They are banned in many galleries, concert venues and amusement parks. But when I visited the Vatican Museums last week, they appeared in front of every painting and every sculpture: selfie sticks. Like a monumental collage work, Raphael and Caravaggio patched with shiny smartphones mounted on long silvery sticks. It was amusing in the beginning, to watch people absolutly missing some of the most profound works in human history because they were busy photographing themselves. But after a while, as it became almost impossible to observe the works without the permanent company of those sticks, I couldn’t help but wondering: will art survive this?
The tragedy of Narcissus wasn’t that he loved himself. But rather that this love made him incapable of loving others and therefore sentenced him to a life of desperate loneliness. As handsome as he was, his inability to see the beauty in others was eventually what caused his death. The story of Narcissus has several versions which all have a similar ending: he dies while watching his own reflection and transforms into a beautiful flower. Do we – immortals with selfie sticks – become flowers on our self portrayed versions? If we rush through unimaginable beauty, such as Raphael’s Transfiguration, stop in front of it for just as long as needed to take a photo of ourselves with the background of a masterpiece and then run along towards the next one, as if such works are always going to be there for us to enjoy; if we lack the ability to appreciate their immense value unless our own faces appear in the frame – doesn’t it mean that we lost the ability to enjoy art?
We live in an era of massive documentation. It is a brutal atmosphere in which we feel nothing has value, nothing had actually happened unless we successfully documented it. In other words, we cannot enjoy something unless we know it is safely stored on some digital memory card. Because we know: without documentation, we will not be able to remember anything that had happened. Without creating more stored information, we will not be able to hold on to any part of the gigantic amount of information which floods every minute of our lives.
As I was walking through the museum, unable to observe the works of art without the aggressive interruptions of the selfie sticks, I was thinking to myself: thank goodness, that photographing and recording in public concerts are almost always forbidden. In some ways, music might be in a safe zone due to the simple fact that it is much less visual. Documenting a musical experience can be meaningful only by recording audio, which doesn’t really shout out as typical social media material. An amusing thought – a musical adaptation to the selfie stick: a tiny microphone which allows us to singalong during a concert and record ourselves with the accompaniment of, let’s say – Beethoven’s Ode to Joy, played by the Berliner Philharmonic! Now that is more likely to go on Facebook!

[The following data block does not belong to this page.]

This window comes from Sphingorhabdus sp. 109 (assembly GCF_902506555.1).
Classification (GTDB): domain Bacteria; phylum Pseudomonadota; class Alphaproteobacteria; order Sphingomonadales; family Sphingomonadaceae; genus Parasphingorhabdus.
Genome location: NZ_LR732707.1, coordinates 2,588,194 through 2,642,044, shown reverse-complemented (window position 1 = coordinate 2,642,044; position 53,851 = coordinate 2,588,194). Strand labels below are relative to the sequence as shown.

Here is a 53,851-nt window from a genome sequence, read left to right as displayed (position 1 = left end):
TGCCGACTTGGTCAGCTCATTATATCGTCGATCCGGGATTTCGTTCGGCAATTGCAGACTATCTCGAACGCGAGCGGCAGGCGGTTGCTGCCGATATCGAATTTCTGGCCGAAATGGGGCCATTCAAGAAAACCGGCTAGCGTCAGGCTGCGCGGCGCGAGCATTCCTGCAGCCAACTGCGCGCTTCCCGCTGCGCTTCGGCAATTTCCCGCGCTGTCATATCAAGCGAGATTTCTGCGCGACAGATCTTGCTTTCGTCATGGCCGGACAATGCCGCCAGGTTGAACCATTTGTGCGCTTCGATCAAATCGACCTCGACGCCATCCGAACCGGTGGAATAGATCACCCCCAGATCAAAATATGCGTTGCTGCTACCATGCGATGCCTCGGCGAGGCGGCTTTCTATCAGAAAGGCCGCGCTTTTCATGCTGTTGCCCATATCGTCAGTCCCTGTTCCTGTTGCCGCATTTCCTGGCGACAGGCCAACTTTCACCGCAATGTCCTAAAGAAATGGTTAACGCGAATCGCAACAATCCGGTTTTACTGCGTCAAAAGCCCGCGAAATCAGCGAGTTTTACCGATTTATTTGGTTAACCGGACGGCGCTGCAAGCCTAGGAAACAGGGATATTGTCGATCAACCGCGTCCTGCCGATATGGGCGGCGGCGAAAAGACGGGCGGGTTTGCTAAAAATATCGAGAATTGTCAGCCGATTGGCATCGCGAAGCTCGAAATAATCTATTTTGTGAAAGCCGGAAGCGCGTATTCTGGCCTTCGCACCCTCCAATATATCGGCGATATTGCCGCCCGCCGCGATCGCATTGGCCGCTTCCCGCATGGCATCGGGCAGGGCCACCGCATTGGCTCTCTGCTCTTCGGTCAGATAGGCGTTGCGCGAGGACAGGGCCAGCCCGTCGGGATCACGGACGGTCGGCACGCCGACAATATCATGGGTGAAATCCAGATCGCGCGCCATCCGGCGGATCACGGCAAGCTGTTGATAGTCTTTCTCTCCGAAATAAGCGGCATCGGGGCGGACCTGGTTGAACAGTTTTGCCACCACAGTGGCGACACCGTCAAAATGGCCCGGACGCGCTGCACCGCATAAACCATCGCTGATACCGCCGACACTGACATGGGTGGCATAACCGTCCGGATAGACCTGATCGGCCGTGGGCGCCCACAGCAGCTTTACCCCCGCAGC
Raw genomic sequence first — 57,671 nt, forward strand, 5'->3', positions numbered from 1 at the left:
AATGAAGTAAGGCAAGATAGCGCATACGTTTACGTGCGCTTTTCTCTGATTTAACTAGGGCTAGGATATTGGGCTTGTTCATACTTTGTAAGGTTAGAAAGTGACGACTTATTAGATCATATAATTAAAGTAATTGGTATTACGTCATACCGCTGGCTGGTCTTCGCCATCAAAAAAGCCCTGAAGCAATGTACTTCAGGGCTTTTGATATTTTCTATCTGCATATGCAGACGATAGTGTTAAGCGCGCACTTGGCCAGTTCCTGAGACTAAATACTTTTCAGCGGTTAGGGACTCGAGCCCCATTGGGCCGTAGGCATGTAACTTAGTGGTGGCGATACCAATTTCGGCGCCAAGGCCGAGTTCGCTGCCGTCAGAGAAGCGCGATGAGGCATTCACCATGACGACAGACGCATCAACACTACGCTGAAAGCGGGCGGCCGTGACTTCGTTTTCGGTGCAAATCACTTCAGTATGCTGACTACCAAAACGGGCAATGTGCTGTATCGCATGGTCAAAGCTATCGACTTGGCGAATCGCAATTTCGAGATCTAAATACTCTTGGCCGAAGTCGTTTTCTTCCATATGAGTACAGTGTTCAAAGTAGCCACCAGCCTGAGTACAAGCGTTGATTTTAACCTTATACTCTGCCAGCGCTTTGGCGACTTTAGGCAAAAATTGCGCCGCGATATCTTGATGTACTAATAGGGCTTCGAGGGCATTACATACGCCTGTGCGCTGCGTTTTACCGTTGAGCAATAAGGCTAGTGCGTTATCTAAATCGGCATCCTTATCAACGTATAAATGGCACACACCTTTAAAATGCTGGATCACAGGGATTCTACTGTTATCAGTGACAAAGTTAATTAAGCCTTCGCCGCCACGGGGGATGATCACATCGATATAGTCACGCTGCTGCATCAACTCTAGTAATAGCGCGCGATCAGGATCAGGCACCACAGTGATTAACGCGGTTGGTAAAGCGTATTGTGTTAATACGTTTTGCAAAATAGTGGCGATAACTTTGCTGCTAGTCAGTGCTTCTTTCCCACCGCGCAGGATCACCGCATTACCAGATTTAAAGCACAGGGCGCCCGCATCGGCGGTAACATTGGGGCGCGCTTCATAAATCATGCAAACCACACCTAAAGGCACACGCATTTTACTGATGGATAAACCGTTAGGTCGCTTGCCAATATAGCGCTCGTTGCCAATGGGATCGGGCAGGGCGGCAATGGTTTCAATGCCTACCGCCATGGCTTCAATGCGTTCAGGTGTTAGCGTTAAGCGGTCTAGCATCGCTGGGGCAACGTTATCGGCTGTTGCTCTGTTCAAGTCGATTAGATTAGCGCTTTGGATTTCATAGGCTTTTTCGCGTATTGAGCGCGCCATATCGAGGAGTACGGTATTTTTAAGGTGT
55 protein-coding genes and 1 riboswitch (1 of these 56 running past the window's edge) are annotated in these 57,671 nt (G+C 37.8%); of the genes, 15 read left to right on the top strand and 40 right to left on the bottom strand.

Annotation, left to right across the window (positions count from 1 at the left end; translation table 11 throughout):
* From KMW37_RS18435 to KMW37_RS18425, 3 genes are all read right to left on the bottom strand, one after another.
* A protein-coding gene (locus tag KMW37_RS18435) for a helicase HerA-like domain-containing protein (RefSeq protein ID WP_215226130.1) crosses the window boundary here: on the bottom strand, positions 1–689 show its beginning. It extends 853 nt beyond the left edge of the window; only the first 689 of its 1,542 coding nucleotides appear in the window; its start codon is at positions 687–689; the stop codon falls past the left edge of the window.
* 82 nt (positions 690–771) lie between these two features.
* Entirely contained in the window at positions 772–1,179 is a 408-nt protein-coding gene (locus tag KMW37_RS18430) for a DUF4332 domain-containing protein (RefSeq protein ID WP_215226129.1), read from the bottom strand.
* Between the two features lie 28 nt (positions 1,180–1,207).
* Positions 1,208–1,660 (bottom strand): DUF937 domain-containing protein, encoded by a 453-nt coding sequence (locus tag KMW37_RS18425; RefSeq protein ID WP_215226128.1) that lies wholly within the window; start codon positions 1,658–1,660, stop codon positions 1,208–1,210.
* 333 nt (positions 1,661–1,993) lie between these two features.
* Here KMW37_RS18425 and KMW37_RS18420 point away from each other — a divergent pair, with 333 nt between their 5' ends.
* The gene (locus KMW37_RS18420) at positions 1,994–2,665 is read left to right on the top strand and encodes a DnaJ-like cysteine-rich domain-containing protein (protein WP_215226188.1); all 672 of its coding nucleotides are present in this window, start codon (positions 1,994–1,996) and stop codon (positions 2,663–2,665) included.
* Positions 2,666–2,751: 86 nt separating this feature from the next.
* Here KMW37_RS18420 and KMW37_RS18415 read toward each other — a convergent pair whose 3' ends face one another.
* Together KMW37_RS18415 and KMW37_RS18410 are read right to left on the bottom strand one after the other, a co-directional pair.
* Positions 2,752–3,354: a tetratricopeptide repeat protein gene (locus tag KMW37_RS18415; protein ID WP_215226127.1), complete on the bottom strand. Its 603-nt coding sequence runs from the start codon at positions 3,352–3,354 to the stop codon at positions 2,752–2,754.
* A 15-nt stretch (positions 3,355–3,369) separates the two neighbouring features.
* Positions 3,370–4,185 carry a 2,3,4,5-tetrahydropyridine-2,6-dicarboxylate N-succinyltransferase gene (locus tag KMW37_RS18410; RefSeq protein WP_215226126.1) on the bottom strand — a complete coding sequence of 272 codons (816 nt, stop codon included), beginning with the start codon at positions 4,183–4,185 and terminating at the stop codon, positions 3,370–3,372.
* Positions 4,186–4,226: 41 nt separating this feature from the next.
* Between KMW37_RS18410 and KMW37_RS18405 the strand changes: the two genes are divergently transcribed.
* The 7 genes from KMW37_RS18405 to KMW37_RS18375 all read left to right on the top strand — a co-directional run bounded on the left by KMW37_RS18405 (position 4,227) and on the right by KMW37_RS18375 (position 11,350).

But seriously. Narcissism, lack of officiant attention and an uncontrolled need to document are naturally apparent among musicians and music lovers as well. Sometime ago, a friend of mine sent me a link to this video, where one single cellist plays all parts in an arrangement of Samuel Barber’s Adagio for Strings:
I love arrangements and enjoy making them myself. But there is something unfortunate in these kind of youtube performances (which are so common), where one single person plays all parts in a chamber or orchestral music piece. Much like Narcissus – regardless of how beautiful this one single person plays, the action of overdubbing the same person again and again, in reality, diminishes a lot of what the composer originally meant. No more humane communication between different musicians, no more variety of tone-colours and personalities. Barber’s music will now be played by me and by me only. You can now enjoy my high editing skills and a sharp moving picture of myself, four times.